Sennheiser 1/3: the auditory side of competitive gaming

Up until recently, I was part of that large group of people who thought “speakers are speakers” and “headphones are headphones”. I always made sure I bought a trusted brand, but felt safe enough that way and saw no need to explore the more expensive options out there. As far as my gaming experience went, I always leaned more towards spending my budget on a videocard with some extra oomph, or dedicated controller such as a gaming mouse.

That is until I went to CES and talked to the friendly folks over at the Sennheiser booth. Already a leading name in the industry due to their award-winning headphones (my mp3 player doesn’t leave the house without one), it was there that I found out that they had applied their technology to gaming-specific headset solutions as well. Though intrigued, I was still in my “headphones are headphones, and a headset just has a mic attached”-mode, so that’s why I started probing to see what they were claiming to offer, and why it should matter to us as competitive gamers.

My obvious (though perhaps somewhat blunt) question was about what makes a headset a gaming product. I was then explained by Sennheiser’s Product Manager Christian Ern that a key element in a gamer’s experience is to be able to hear every detail, from footsteps to gunshots in the distance. Ideally, the gamer would also be able to pin-point where that sound is coming from, and by hearing more than their opponents hear a competitive advantage can be gained. Small details like that can mean the difference between winning and losing, and Sennheiser has added specific sound designs that optimize positional hearing, even adding multi-channel technology to some of their models.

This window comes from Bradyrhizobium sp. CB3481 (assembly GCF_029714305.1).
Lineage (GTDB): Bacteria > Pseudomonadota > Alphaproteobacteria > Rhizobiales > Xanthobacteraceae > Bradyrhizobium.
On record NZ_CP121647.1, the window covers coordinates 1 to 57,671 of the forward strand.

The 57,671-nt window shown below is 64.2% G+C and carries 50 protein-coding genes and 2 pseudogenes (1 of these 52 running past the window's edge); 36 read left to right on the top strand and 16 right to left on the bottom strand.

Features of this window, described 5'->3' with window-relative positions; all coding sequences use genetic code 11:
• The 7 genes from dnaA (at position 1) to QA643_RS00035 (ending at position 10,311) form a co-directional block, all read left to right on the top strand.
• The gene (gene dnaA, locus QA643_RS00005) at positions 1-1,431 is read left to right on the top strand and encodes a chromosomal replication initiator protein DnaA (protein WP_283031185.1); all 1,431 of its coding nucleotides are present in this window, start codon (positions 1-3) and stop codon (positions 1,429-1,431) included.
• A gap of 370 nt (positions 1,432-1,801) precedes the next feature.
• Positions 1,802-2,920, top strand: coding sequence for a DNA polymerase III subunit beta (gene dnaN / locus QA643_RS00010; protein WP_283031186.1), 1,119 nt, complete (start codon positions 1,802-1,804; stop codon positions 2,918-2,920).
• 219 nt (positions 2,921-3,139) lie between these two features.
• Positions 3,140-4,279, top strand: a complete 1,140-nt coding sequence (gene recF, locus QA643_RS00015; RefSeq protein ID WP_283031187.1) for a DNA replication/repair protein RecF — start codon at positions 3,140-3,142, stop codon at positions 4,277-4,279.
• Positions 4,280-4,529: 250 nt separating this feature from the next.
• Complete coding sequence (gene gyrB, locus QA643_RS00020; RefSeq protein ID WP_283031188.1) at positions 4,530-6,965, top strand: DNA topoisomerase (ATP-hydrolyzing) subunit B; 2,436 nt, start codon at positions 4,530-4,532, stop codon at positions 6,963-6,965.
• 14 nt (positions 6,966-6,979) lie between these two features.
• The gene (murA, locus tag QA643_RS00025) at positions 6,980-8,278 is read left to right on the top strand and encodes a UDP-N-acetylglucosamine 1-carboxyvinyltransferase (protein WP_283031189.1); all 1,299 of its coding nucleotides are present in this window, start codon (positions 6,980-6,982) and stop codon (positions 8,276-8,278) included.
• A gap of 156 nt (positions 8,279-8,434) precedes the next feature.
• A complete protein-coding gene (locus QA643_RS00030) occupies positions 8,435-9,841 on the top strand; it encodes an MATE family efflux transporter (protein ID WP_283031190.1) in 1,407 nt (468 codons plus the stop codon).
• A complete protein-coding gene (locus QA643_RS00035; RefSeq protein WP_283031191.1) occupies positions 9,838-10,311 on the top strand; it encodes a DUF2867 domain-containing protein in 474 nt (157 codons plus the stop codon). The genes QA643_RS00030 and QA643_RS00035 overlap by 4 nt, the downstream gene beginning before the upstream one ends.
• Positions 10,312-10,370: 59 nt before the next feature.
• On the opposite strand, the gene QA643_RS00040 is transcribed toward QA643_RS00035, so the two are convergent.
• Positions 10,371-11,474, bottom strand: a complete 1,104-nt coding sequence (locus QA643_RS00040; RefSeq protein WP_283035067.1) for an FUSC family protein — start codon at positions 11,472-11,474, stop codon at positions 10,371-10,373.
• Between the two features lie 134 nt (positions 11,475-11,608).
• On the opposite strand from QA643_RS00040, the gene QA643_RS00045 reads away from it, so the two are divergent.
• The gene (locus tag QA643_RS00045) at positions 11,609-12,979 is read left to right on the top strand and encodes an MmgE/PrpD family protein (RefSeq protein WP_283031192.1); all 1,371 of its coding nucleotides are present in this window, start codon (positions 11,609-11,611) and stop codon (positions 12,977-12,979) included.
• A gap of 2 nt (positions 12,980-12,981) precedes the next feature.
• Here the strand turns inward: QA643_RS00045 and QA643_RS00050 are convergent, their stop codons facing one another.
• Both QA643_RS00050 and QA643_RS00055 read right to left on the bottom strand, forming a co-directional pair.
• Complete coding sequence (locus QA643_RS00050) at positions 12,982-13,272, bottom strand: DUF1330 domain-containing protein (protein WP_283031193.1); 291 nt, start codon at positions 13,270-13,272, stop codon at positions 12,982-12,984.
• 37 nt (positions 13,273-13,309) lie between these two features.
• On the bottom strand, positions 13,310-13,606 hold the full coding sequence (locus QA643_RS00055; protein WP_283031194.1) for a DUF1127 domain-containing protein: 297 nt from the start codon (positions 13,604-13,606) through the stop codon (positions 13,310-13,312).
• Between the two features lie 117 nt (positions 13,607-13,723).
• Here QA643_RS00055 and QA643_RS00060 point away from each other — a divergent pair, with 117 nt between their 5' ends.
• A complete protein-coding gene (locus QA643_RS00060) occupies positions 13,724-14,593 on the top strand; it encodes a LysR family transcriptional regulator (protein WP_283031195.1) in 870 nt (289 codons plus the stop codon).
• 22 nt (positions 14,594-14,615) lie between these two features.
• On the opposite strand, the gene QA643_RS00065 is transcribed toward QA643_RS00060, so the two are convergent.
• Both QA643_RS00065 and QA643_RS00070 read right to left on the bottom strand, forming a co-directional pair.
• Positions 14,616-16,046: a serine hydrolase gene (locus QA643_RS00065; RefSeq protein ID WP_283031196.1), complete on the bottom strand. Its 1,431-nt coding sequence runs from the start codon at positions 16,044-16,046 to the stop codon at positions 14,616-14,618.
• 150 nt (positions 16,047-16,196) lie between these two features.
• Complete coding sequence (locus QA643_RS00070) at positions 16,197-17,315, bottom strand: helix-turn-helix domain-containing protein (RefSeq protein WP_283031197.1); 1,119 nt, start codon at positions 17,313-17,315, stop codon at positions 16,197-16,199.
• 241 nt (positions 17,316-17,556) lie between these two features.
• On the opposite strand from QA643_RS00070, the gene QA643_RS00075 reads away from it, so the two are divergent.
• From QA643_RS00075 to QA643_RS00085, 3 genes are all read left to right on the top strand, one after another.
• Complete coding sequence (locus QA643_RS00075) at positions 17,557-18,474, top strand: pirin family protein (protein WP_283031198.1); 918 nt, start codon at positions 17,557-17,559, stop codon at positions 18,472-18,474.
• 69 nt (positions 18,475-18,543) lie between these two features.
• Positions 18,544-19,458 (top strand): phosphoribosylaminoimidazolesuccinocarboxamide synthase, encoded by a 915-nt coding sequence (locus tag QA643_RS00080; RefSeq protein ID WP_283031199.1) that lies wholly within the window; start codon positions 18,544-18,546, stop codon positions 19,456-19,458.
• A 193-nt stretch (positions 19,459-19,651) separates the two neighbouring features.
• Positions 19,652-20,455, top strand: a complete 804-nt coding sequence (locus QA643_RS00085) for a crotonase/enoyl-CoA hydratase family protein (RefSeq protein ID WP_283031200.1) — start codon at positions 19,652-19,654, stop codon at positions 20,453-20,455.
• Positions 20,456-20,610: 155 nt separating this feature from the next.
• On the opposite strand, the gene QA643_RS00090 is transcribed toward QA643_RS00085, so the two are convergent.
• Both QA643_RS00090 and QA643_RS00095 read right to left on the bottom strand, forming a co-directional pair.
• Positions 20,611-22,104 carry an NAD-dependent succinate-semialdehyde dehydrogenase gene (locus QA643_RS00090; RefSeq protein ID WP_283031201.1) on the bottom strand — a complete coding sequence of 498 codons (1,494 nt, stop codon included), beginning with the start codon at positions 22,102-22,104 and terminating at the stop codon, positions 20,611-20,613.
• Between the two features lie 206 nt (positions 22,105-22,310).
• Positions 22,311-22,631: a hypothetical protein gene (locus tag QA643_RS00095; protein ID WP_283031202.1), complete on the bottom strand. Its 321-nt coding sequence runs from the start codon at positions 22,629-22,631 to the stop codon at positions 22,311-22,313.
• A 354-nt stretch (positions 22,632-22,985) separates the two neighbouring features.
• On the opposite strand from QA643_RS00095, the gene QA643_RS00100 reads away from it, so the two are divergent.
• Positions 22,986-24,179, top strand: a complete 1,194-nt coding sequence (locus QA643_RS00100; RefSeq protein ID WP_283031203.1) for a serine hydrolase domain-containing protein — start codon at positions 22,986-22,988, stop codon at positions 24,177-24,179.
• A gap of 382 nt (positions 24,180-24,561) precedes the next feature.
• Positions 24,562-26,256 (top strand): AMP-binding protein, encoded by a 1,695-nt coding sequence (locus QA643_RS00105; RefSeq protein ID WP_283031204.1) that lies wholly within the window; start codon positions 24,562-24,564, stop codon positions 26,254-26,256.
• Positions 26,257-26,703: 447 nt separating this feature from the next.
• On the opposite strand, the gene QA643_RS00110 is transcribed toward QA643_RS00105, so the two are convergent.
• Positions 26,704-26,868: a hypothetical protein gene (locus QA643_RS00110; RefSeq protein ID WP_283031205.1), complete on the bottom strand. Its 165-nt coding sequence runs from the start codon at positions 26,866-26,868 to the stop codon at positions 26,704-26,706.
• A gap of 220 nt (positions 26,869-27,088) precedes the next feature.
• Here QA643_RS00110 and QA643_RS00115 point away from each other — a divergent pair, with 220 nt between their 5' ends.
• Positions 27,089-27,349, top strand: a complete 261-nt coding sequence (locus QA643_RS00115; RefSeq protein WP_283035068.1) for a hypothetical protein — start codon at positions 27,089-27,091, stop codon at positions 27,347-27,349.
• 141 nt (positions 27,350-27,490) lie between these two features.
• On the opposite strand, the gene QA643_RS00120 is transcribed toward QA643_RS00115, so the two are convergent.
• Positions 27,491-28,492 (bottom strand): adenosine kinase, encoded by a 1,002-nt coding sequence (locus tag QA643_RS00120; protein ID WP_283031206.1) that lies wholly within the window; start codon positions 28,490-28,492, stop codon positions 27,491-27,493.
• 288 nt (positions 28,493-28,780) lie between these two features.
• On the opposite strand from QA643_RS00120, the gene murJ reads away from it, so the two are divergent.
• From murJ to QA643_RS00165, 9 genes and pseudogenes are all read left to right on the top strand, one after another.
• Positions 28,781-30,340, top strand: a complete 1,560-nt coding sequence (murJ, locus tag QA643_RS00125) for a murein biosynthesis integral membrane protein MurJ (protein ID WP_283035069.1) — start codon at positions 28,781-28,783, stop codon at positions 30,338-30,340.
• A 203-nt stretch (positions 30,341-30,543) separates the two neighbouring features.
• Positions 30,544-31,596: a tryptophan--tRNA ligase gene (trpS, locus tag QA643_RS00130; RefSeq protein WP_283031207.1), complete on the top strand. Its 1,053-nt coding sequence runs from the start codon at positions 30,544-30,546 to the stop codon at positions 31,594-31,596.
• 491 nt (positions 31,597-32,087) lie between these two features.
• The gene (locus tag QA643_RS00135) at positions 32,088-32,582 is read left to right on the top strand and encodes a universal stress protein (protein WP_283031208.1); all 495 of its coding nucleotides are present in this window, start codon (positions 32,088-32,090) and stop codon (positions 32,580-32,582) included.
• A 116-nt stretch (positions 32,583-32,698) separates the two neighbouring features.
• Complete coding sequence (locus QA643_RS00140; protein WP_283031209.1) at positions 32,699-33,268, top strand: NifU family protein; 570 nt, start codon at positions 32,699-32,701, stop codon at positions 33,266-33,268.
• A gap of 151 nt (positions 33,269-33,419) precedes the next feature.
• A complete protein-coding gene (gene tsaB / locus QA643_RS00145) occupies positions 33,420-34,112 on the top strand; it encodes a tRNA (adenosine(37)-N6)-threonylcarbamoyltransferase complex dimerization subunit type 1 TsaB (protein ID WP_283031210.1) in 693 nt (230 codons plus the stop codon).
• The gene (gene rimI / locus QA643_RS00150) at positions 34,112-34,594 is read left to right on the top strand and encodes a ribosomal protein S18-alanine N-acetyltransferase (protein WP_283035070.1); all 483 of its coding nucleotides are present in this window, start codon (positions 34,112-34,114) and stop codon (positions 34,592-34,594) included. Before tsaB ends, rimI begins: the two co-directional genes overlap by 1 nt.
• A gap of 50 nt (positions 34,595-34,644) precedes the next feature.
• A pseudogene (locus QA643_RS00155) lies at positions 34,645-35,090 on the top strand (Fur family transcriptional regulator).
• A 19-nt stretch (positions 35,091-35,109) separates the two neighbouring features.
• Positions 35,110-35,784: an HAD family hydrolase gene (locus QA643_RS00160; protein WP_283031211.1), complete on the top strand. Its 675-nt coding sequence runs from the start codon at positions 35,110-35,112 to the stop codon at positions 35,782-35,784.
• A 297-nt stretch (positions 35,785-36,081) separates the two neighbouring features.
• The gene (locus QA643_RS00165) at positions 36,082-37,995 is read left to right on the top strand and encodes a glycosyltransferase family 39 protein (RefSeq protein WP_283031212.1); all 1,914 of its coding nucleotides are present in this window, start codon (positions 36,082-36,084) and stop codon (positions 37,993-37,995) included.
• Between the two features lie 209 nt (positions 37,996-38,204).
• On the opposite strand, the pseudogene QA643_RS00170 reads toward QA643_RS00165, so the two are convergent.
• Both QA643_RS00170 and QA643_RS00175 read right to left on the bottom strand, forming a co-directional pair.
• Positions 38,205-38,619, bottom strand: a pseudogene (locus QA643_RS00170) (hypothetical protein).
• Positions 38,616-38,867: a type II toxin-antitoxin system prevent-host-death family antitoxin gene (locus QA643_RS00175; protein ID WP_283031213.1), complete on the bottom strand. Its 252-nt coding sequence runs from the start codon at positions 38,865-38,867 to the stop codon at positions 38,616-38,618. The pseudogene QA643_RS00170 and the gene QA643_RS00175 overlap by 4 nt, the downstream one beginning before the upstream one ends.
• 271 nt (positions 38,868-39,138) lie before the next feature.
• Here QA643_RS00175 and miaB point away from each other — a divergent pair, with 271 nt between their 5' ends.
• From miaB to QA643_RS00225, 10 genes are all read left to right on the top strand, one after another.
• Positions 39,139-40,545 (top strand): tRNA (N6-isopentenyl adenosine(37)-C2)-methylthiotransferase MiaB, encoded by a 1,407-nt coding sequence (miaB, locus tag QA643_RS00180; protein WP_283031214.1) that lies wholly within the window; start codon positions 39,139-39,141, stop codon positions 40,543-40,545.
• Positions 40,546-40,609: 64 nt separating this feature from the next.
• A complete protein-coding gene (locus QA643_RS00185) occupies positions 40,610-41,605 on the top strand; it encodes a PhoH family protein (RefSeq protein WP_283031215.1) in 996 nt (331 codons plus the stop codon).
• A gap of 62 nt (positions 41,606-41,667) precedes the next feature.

When I translate that experience to (for instance) a first person shooter game, you have a player who can only view one particular direction of the virtual environment. But if that same player can hear sound coming for everywhere then he or she has additional information about what’s going on. With that picture in mind, I was quick to realize they had a point, but thought back to my home theater setup where I have a 5.1 system that does more or less the same thing. So why a headset and not just a set of speakers?

A clear answer to that question can be found in a world I’m not too familiar with myself. Massive gaming tournaments and LAN parties feature dozens of gamers all playing simultaneously in a relatively small space, and the noise in such a place can get overwhelming. For that type of environment, a gamer would want to try and isolate as much outside noise as possible so his focus can stay with the game without worrying about his ability to hear crucial audio clues in the game. In headset-terms, that would point to a ‘closed’ model, which means a gamer’s ears are sealed off by circumaural cups that significantly reduce outside noise. This is even true in noisy environments, but a downside of this is that some gamers might experience a reduced sense of comfort that is caused in part by the acoustic sealing effect but also by a limited airflow to the ears.